Me, Myself, and My "Invisible" Illness
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Health and Wellness

Me, Myself, and My "Invisible" Illness

"I've got guts! They're just defective!"

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Me, Myself, and My "Invisible" Illness
Linnea Martin

“My illness isn’t really invisible. If you look closely enough you can see how it has changed my life.”

At 15, I sat in a gastroenterologist office after months of trying to find the root of the extreme stomach pain, nausea, extreme weight loss and just complete loss of motivation. Many nights, moments after eating dinner, I would often find myself doubled over in pain while my parents were left to helplessly watch without the ability to take that pain away. Many mornings I couldn’t find the energy to literally pick myself up out of bed, not only because I had spent most of the night vomiting what food I was able to eat, but because the energy to had seemingly escaped me. As time continued on, the pains became more severe and frequent. It controlled every moment of my life, not exactly what a Sophomore in high school wanted.

My first gastroenterologist visit became the first of many, leading into colonoscopies, endoscopies, powerful prescription medications, blood work, and tests. I even ate radioactive eggs once so that they could track it through my GI. (Granted, that was pretty awesome and the eggs tasted pretty good.) Finally, my results showed that I had tested positive for G.E.R.D (Gastroesophageal Reflux Disease), Ulcerative Colitis and Crohn’s Disease. I was thankful that the culprit of my pain had been named, but I wasn’t prepared for the amount of change it would bring my life. Both good and bad. I missed a lot of school due to bi-weekly doctor appointments and bad flare up days. I had to spend a lot of time at home because I honestly didn’t have the energy to do anything else. I had to change my diet in order to accommodate all three of the diseases (not exactly the easiest thing to do).

I know what you’re thinking, but this isn’t a sob story. It’s my story of strength and growth. My testimony.-- Because my chronic illness didn’t, doesn’t and will not define who I am. It had allowed for me to mature at age 15. I learned the importance of appreciating the good days and making the most out of them. I learned to take life by the reins and enjoy the little things. I gained that ability to recognize what was REALLY important. Not proms or homecoming games, what others think of you or the fake friends who never truly had your back, but spending time with the people who TRULY love you in the hard times and never leave your side.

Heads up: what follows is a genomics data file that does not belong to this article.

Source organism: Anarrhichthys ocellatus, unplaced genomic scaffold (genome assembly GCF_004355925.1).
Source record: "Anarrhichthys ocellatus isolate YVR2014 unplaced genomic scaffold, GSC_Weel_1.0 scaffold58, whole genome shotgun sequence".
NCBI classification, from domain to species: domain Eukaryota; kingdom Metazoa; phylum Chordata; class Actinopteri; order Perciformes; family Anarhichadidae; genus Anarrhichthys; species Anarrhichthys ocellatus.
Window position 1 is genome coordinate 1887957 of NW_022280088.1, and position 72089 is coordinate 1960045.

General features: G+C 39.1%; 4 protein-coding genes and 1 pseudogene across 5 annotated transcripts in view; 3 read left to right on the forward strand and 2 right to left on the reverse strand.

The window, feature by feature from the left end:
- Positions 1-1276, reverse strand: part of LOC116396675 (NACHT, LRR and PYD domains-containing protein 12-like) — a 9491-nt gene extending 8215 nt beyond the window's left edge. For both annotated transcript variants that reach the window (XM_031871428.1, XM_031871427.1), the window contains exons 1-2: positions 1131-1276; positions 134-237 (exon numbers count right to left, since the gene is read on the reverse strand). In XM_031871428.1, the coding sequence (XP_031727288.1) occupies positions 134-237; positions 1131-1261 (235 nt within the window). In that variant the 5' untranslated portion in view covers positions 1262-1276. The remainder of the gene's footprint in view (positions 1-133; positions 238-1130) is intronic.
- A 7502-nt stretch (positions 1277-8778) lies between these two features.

But out of everything my journey with my chronic illness has brought to my life, the most important gift has been the ability to gain perspective from this.

I’ve learned that every day, people I pass have an internal battle of their very own. Many fight my same fight with ‘invisible’ diseases that can not be easily seen with a naked eye: Crohn's disease, Ulcerative Colitis, G.E.R.D, Mental illness, rheumatoid arthritis, celiac disease, chronic myofascial pain, epilepsy, the list goes on .

It’s easy to look at someone and think “oh they’re not sick, they look fine!” But it’s easier to assume the worst about someone when you’re not having to fight the battle they do every single moment of their day.

You never know the amount of effort it even took for them to get out of bed. You wont understand how hard-working they are because they are having to compensate of the time and energy that their illness takes from them. You wont experience what’s it like for them to feel hopeless or depressed due to the toll their disease had taken on their lives. Even when someone seems fine for the most part, the smile on their face may be rehearsed in order for them to continue through their day like anyone else.

I’ve learned that invisible illnesses are illnesses too. And the people who suffer from them aren’t invisible, they are warriors.

Most importantly, I’ve learned to approach everyone that I have an encounter with with kindness, support and understanding because I may never know their battle. I encourage you to do the same. Have sympathy for your fellow man, gain some knowledge about uncommon diseases, support others in their battles and love on someone today because life is too short to do otherwise.

If you would like to learn more about Crohn’s or Colitis and how to get involved, please check out the link for the CCFA (Crohn’s & Colitis Foundation of America) website below.

www.ccfa.org

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This article has not been reviewed by Odyssey HQ and solely reflects the ideas and opinions of the creator.
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